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Learn to meditate

Learn to meditate
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When researchers tested the brains of 50-year-old meditators, they discovered the meditators’ minds were about 7 1/2 years younger on average compared to people who didn’t practise meditation, according to a study published in the journal NeuroImage. Even better: Every year past the age of 50 that people meditated shaved an additional one month and 22 days off the age of their brain. The researchers theorise that the mental energy required to meditate induces neural nerve cell production and the formation of synapses.

Here are 8 mini-meditations that can get you started right away.

Add more fish to the menu

Add more fish to the menu
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The omega-3 fatty acid called DHA seems to help keep your brain functioning normally and efficiently. “The thing is, your body can’t produce it on its own, so you must consume it,” says Andrews. “And fish like salmon, herring, mackerel, tuna, and sardines are brimming with DHA.” That helps explain why research has found that eating just one serving of fish a week can improve thinking skills – something that even holds true for people at high risk of developing Alzheimer’s disease.

Check out this guide to learn how to cook fish correctly.

Ward off type 2 diabetes

Ward off type 2 diabetes
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People with prediabetes and diabetes tend to have worse long-term memory and more trouble problem-solving compared to those with normal blood sugar, according to a large-scale study published in Diabetologia. However, researchers note that when patients and their doctors take steps to delay and control diabetes, their brains tend to do better.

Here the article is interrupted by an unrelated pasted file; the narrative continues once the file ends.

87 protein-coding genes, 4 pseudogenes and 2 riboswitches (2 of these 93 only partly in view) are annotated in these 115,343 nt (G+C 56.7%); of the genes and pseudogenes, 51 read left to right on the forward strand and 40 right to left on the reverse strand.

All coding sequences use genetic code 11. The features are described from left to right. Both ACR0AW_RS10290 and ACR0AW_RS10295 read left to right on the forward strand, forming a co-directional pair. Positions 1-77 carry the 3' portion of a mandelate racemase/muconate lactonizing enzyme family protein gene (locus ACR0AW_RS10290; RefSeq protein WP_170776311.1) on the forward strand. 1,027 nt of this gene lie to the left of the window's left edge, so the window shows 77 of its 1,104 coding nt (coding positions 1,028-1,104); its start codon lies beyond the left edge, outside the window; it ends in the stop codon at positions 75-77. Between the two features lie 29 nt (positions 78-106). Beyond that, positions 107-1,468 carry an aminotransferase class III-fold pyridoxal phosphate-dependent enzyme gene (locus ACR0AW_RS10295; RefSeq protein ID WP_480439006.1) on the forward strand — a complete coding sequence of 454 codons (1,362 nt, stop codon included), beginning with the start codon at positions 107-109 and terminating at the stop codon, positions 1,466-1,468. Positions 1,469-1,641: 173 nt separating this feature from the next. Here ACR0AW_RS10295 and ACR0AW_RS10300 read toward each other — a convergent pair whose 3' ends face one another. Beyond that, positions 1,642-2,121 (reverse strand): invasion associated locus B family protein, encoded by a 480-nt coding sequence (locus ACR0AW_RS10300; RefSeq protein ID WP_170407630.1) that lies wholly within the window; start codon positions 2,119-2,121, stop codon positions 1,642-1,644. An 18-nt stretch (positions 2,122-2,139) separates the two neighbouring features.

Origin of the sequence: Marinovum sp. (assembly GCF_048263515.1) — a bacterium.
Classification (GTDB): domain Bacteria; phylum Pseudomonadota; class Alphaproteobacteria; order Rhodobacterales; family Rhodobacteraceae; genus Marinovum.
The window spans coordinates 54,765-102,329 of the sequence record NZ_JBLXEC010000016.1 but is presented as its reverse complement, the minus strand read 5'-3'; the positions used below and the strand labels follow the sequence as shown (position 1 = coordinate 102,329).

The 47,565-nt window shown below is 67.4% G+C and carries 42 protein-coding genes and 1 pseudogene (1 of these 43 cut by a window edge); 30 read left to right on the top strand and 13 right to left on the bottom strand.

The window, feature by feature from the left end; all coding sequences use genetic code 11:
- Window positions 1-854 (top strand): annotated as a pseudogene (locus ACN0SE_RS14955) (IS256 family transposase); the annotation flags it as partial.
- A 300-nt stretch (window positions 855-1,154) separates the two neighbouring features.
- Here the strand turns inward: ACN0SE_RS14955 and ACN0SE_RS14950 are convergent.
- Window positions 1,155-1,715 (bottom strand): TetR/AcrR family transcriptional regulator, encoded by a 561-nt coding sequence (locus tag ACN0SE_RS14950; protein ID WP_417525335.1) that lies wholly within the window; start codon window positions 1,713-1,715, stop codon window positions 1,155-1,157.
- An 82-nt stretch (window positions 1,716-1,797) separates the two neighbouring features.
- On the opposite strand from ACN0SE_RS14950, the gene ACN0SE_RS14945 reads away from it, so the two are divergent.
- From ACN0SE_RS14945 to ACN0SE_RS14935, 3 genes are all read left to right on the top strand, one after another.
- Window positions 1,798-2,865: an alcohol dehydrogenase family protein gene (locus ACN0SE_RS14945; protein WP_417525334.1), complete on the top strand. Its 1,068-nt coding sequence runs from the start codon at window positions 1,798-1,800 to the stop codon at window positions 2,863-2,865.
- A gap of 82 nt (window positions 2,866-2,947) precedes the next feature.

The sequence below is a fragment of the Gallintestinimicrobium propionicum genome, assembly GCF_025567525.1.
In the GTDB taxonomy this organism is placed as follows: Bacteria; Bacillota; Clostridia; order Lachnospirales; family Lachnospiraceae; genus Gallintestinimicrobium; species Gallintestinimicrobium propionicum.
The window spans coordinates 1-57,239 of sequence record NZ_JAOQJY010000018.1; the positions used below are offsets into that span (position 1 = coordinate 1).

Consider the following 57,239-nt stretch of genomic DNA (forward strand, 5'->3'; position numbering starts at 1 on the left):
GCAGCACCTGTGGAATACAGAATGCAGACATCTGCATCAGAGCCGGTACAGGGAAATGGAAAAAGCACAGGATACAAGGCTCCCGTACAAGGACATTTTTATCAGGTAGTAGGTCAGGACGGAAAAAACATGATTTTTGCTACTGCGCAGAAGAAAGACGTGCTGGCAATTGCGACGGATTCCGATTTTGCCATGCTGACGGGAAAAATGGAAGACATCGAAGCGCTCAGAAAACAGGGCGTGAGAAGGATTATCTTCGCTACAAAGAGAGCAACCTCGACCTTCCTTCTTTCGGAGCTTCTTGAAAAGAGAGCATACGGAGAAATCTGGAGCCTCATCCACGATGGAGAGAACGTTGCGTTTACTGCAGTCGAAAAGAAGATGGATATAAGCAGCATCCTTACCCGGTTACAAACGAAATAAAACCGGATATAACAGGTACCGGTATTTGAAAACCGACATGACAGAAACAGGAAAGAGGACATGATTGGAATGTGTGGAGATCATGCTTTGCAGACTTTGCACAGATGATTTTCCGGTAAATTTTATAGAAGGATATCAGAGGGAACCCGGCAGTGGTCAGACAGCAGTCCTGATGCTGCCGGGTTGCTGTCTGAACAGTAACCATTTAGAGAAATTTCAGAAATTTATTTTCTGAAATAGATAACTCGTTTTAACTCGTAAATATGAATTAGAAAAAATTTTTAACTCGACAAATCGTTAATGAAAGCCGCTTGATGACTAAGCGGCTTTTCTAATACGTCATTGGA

Here are 12 signs that you’re borderline diabetic.

Eat these nuts

Eat these nuts
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While all nuts are considered brain food, walnuts are especially beneficial because they’re packed with the healthy omega-3 fat called alpha-linolenic acid (ALA). Some ALA is converted to the omega-3 DHA. “DHA is the most abundant fat in the brain, so consumption is very important for preserving brain function,” says Andrews.

As a matter of fact, regularly eating walnuts is linked to quicker thinking, mental flexibility, and better memory, according to a study in The Journal of Nutrition. Not a walnut fan? Researchers found that people who are 55 and older who eat more than 10 grams (about two teaspoons) of nuts like almonds, hazelnuts, or peanuts daily have much sharper minds.

Tame stress

Tame stress
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Stress itself isn’t the issue – it’s how you react to it. A recent study in the journal Psychosomatic Medicine found that people who react to stressful events with negativity experience worse mental focus and cognitive health than those who take stressful situations more in stride. If you fall on the negative side, start finding ways to alter your stress response now. Researchers found that people who over-react to stress as they get older (in their 70s and beyond) perform the worst on cognitive tests.

To help get you to a more zen place, try one or all of these quick stress-busting strategies.

Learn a new skill

Learn a new skill
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A study published in The Gerontologist found that for people over 60, engaging in creative endeavours like painting classes or learning an instrument greatly improved their recall and processing speed. Researchers speculate that participating in these types of activities shore up the brain’s defences. But there’s no reason to wait till your 60 to learn something new: According to the American Psychological Association, the amount of white matter – a mix of nerve fibres and their protective covering – in your brain keeps increasing until about age 50. That makes mid-life prime-time for brain-building.

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Source: RD.com

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